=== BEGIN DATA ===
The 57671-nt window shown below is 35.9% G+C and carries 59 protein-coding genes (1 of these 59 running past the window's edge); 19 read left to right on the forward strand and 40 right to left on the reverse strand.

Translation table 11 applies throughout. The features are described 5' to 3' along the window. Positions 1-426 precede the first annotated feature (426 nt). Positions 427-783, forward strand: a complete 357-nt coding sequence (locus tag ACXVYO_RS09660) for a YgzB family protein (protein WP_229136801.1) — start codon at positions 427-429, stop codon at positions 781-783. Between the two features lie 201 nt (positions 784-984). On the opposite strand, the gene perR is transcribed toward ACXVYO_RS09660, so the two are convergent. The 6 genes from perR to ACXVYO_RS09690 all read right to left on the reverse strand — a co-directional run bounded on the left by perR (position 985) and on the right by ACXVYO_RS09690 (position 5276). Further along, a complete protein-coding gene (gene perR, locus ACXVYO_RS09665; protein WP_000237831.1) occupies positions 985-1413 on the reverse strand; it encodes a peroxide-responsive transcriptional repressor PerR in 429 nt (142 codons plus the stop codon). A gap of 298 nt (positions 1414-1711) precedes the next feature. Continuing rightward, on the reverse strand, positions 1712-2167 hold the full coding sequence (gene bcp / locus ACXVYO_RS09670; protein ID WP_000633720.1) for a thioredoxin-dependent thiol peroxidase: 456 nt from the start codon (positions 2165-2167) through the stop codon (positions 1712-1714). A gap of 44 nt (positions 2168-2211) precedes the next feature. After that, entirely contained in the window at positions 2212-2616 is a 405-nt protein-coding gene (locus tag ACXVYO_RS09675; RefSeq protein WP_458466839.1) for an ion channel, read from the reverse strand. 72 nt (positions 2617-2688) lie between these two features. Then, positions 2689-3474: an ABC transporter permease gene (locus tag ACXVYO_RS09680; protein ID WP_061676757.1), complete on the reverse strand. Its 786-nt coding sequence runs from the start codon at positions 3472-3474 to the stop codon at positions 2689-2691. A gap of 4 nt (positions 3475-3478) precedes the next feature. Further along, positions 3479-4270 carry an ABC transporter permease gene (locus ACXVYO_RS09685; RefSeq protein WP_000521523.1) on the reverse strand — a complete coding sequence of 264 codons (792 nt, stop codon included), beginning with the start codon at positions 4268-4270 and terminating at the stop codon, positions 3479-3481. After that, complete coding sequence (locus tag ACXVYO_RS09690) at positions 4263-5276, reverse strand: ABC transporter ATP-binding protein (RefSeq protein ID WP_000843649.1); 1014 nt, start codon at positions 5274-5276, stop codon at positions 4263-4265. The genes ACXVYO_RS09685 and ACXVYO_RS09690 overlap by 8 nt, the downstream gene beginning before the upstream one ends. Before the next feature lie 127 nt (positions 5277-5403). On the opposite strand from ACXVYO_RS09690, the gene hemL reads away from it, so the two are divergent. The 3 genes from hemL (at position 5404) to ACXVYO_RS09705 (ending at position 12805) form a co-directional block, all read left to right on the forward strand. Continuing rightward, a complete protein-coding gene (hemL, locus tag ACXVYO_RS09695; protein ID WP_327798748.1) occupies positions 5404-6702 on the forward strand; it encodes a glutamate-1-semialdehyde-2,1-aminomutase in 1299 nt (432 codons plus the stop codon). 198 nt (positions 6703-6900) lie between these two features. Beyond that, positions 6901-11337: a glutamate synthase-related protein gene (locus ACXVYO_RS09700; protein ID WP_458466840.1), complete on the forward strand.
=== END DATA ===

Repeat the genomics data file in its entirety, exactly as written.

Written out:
The 57671-nt window shown below is 35.9% G+C and carries 59 protein-coding genes (1 of these 59 running past the window's edge); 19 read left to right on the forward strand and 40 right to left on the reverse strand.

Translation table 11 applies throughout. The features are described 5' to 3' along the window. Positions 1-426 precede the first annotated feature (426 nt). Positions 427-783, forward strand: a complete 357-nt coding sequence (locus tag ACXVYO_RS09660) for a YgzB family protein (protein WP_229136801.1) — start codon at positions 427-429, stop codon at positions 781-783. Between the two features lie 201 nt (positions 784-984). On the opposite strand, the gene perR is transcribed toward ACXVYO_RS09660, so the two are convergent. The 6 genes from perR to ACXVYO_RS09690 all read right to left on the reverse strand — a co-directional run bounded on the left by perR (position 985) and on the right by ACXVYO_RS09690 (position 5276). Further along, a complete protein-coding gene (gene perR, locus ACXVYO_RS09665; protein WP_000237831.1) occupies positions 985-1413 on the reverse strand; it encodes a peroxide-responsive transcriptional repressor PerR in 429 nt (142 codons plus the stop codon). A gap of 298 nt (positions 1414-1711) precedes the next feature. Continuing rightward, on the reverse strand, positions 1712-2167 hold the full coding sequence (gene bcp / locus ACXVYO_RS09670; protein ID WP_000633720.1) for a thioredoxin-dependent thiol peroxidase: 456 nt from the start codon (positions 2165-2167) through the stop codon (positions 1712-1714). A gap of 44 nt (positions 2168-2211) precedes the next feature. After that, entirely contained in the window at positions 2212-2616 is a 405-nt protein-coding gene (locus tag ACXVYO_RS09675; RefSeq protein WP_458466839.1) for an ion channel, read from the reverse strand. 72 nt (positions 2617-2688) lie between these two features. Then, positions 2689-3474: an ABC transporter permease gene (locus tag ACXVYO_RS09680; protein ID WP_061676757.1), complete on the reverse strand. Its 786-nt coding sequence runs from the start codon at positions 3472-3474 to the stop codon at positions 2689-2691. A gap of 4 nt (positions 3475-3478) precedes the next feature. Further along, positions 3479-4270 carry an ABC transporter permease gene (locus ACXVYO_RS09685; RefSeq protein WP_000521523.1) on the reverse strand — a complete coding sequence of 264 codons (792 nt, stop codon included), beginning with the start codon at positions 4268-4270 and terminating at the stop codon, positions 3479-3481. After that, complete coding sequence (locus tag ACXVYO_RS09690) at positions 4263-5276, reverse strand: ABC transporter ATP-binding protein (RefSeq protein ID WP_000843649.1); 1014 nt, start codon at positions 5274-5276, stop codon at positions 4263-4265. The genes ACXVYO_RS09685 and ACXVYO_RS09690 overlap by 8 nt, the downstream gene beginning before the upstream one ends. Before the next feature lie 127 nt (positions 5277-5403). On the opposite strand from ACXVYO_RS09690, the gene hemL reads away from it, so the two are divergent. The 3 genes from hemL (at position 5404) to ACXVYO_RS09705 (ending at position 12805) form a co-directional block, all read left to right on the forward strand. Continuing rightward, a complete protein-coding gene (hemL, locus tag ACXVYO_RS09695; protein ID WP_327798748.1) occupies positions 5404-6702 on the forward strand; it encodes a glutamate-1-semialdehyde-2,1-aminomutase in 1299 nt (432 codons plus the stop codon). 198 nt (positions 6703-6900) lie between these two features. Beyond that, positions 6901-11337: a glutamate synthase-related protein gene (locus ACXVYO_RS09700; protein ID WP_458466840.1), complete on the forward strand.